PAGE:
• ZZUB - http://www.zzubfest.co.uk Wolverhampton - 2017 Festival TBC

• SHROPSHIRE RAINBOW FILM FESTIVAL http://www.rainbowfilmfestival.org.uk/midlands-zone 6th - 8th October 2017

• GRINDHOUSE PLANET - 2017 date TBC www.grindhouseplanet.com

Other useful Film Festival information can be find at these links:




By midlandsmovies, Nov 15 2016 05:58PM

For the third year in a row we take a look at Leicester Comedy Festival and give our recommendations for some of the best film and movie-related shows that are occurring during 8th – 26th February 2017.

For all info on tickets and more check the events at the official festival website: http://comedy-festival.co.uk/events/

Midlands Movies Presents: Spinal Tap screening with live band

15th February


First up is our own movie screening at Firebug on February 15th where we plan not only to show the fantastic rock-mockumentary from 1984 we are going to have a live band playing some of the hits from the infamous comedy film. From “Stonehenge” to “Big Bottom”, a band will accompany the movie alongside our usual themed fun with popcorn, food and costumes inspired by the film. Entry is FREE with a suggested donation.


CineMadness: Comedy Shorts

8th & 16th Feb


If you're fond of the twin disciplines of 'laughing' and 'watching images on a screen' , then this is the show for you! Join FlipYou for a night of short comedy films and sketches from talented home-grown film-makers. With popcorn and pints you can sit back and enjoy our CineMadness! Free goody bags for all. (Advance ticket purchasers score amazing super goody bags!) Cert: 18


Comedians Cinema Club (split screen)

24th February

The Criterion

Comedians Cinema Club is a sure-fire blockbuster hit with laughs and movies which are nothing like the originals. Touted as one of the best audience participation comedy shows at the Edinburgh Festival Fringe (The Guardian, 2014); this mixes the comedic with the cinematic for an engaging experience.


The Just Us League Presents Marveled

13th February

The Exchange Bar

Gary Tro and Javier Jarquin attempt to perform as many of the characters of superhero films as possible in chaotic hour long show.


Aidan Goatley: 10 Films with My Dad

17th February

The Regent Sports and Social Club

For Aidan and his dad, they communicated via films and he takes you on their journey from John Wayne to 3D to show how 2 men grew up with the help of popcorn and Hollywood. This Edinburgh Fringe Show was described as “charmingly funny” by The Scotsman.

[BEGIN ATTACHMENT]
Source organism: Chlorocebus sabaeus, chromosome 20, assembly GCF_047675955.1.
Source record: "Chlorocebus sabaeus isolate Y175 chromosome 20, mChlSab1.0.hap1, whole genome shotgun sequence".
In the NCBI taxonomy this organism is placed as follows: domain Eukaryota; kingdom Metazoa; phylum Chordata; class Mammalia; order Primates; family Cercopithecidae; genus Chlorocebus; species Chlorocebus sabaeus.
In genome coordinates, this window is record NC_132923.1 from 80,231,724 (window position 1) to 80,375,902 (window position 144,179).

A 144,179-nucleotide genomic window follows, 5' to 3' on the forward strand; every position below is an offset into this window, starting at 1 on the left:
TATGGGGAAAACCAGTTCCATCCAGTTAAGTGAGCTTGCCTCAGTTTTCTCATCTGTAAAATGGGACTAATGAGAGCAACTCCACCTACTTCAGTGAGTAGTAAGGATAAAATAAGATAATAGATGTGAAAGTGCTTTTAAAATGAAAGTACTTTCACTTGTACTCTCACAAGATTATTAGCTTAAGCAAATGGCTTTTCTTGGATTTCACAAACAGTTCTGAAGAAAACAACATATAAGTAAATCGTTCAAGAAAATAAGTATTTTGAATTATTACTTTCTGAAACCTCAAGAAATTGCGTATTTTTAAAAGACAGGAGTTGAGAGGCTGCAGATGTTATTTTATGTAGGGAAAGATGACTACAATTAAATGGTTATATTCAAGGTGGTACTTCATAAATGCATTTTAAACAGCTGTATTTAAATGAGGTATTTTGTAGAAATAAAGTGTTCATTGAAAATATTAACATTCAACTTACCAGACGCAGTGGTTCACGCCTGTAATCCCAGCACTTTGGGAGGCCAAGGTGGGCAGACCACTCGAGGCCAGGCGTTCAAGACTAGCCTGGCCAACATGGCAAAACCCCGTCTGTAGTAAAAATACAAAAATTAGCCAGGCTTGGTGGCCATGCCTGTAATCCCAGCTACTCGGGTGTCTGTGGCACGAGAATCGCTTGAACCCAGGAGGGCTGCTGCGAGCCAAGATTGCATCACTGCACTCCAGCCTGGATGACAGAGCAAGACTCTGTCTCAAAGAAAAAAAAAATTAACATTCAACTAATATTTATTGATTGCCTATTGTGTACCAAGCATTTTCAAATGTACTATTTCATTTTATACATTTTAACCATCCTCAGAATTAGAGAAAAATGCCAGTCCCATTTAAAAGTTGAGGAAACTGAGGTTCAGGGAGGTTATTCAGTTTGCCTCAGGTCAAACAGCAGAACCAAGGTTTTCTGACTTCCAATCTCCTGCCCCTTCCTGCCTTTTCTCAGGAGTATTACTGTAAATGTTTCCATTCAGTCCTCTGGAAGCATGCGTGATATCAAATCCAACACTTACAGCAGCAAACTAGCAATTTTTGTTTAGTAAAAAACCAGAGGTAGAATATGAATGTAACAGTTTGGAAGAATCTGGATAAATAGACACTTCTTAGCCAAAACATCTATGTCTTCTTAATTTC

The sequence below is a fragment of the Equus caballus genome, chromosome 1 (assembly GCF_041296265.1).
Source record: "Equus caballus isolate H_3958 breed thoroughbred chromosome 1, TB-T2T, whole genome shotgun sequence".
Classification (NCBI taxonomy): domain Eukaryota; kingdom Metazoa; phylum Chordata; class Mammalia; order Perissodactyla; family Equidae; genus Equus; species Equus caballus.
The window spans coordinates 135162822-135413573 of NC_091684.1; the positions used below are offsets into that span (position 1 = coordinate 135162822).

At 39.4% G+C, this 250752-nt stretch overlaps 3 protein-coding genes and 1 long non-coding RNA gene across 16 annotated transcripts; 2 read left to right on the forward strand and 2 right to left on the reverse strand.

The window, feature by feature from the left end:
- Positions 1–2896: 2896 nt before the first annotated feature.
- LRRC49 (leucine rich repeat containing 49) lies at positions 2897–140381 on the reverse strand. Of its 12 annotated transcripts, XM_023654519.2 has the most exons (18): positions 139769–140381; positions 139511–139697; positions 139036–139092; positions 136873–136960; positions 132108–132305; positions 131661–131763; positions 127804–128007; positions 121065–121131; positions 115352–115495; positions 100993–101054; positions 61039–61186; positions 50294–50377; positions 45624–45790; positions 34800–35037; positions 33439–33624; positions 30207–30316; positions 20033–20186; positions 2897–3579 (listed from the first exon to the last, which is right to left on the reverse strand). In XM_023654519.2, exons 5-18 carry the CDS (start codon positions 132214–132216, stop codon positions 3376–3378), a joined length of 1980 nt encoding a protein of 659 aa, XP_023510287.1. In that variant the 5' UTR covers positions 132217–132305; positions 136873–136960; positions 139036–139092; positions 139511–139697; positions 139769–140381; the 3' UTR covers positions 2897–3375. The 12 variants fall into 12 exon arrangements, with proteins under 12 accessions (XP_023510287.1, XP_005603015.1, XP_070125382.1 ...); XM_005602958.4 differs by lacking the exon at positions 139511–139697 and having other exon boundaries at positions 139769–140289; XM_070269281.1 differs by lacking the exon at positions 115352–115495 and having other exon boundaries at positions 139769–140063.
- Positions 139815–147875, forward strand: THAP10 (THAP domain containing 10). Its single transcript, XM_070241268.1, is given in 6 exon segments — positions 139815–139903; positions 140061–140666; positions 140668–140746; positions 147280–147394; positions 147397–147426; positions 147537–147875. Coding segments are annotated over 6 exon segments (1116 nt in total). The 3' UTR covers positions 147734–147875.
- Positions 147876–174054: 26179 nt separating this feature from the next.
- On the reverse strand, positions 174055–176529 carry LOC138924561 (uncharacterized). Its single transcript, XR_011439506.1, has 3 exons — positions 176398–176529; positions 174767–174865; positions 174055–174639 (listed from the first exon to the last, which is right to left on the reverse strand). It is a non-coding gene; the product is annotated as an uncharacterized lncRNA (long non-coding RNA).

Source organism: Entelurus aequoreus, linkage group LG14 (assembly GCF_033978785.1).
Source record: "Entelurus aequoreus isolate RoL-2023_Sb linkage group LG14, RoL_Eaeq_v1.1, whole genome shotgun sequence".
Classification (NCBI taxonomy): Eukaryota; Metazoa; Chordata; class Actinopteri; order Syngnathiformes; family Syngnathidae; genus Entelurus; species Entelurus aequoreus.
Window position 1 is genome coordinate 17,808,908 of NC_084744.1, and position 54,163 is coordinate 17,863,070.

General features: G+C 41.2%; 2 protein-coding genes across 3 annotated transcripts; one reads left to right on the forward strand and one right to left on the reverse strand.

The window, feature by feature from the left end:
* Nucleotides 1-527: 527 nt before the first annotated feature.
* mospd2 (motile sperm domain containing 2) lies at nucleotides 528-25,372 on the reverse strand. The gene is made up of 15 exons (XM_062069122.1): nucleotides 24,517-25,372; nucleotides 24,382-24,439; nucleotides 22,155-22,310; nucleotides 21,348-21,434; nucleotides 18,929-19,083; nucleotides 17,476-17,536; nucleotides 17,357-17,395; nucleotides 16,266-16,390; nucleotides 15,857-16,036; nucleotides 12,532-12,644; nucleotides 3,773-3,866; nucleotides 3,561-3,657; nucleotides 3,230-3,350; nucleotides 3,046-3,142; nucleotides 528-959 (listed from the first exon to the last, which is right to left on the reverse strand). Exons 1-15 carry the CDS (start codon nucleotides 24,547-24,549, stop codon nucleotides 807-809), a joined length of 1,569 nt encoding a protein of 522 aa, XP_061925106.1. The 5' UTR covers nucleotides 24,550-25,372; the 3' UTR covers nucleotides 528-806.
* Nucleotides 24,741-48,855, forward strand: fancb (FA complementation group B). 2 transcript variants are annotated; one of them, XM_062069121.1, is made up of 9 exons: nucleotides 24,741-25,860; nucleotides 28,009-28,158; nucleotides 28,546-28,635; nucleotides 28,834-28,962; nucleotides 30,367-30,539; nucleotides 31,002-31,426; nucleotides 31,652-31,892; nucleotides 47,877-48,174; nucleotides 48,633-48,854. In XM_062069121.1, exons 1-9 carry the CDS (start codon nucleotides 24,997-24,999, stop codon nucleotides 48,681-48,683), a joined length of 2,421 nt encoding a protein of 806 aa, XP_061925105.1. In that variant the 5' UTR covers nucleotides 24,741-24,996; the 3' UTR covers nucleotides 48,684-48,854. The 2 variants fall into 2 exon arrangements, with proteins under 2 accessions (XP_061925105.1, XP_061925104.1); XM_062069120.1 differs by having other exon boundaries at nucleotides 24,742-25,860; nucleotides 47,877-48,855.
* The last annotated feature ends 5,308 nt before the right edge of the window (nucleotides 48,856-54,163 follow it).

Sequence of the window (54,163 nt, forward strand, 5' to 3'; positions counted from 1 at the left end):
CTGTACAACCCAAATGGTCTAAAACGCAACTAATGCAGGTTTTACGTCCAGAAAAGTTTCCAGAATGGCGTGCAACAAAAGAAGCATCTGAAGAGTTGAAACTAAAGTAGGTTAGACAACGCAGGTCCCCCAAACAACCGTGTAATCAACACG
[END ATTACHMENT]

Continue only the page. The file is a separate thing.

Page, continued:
9th February

The Phoenix

This show returns to the Comedy Festival with media-mashing entertainment. Watch, listen and prepare yourself as live comedians, poets, musicians and more interact with films and animations before your very eyes. Re-scripting, re-scoring, re-invented cinema. #WhatAreYouWatching?


An Hour with Woody Allen(ish)

9th February

Grays at LCB Depot

Simon Schatzberger plays Woody Allen performing his classic 1960s classic stand-up comedy routines fresh from sell out shows in London and Edinburgh over 2015 and 2016.


The Elvis Dead

12th February

The Soundhouse

In this show the cult classic Evil Dead 2 is interpreted through the songs of Elvis so what more could you possibly need to know? 2016 Comedy Fest Best Debut Nominee Rob Kemp returns with something a lot different. With changes from last year’s show this new production promises to be different but still very ‘deathly’ fun.

Hats off to Laurel and Hardy

17th February

Leicester Guildhall

This award-winning production is from Guildford based theatre company Lucky Dog Theatre Productions and has been on tour since 2013 in the UK, Berlin, Prague and Los Angeles. The show portrays and accurate and moving portrayal of the comedy film duo which experts say is the closest impersonations they have ever seen.


By midlandsmovies, Oct 29 2016 09:05AM

Midlands Movies editor Mike Sales finds out more about the exciting Beeston Film Festival which heads into its third year of attracting the latest short films from around the globe.

The festival builds slowly each year but has become an essential festival date in the calendar for up and coming Mildands filmmakers in its home in Nottinghamshire.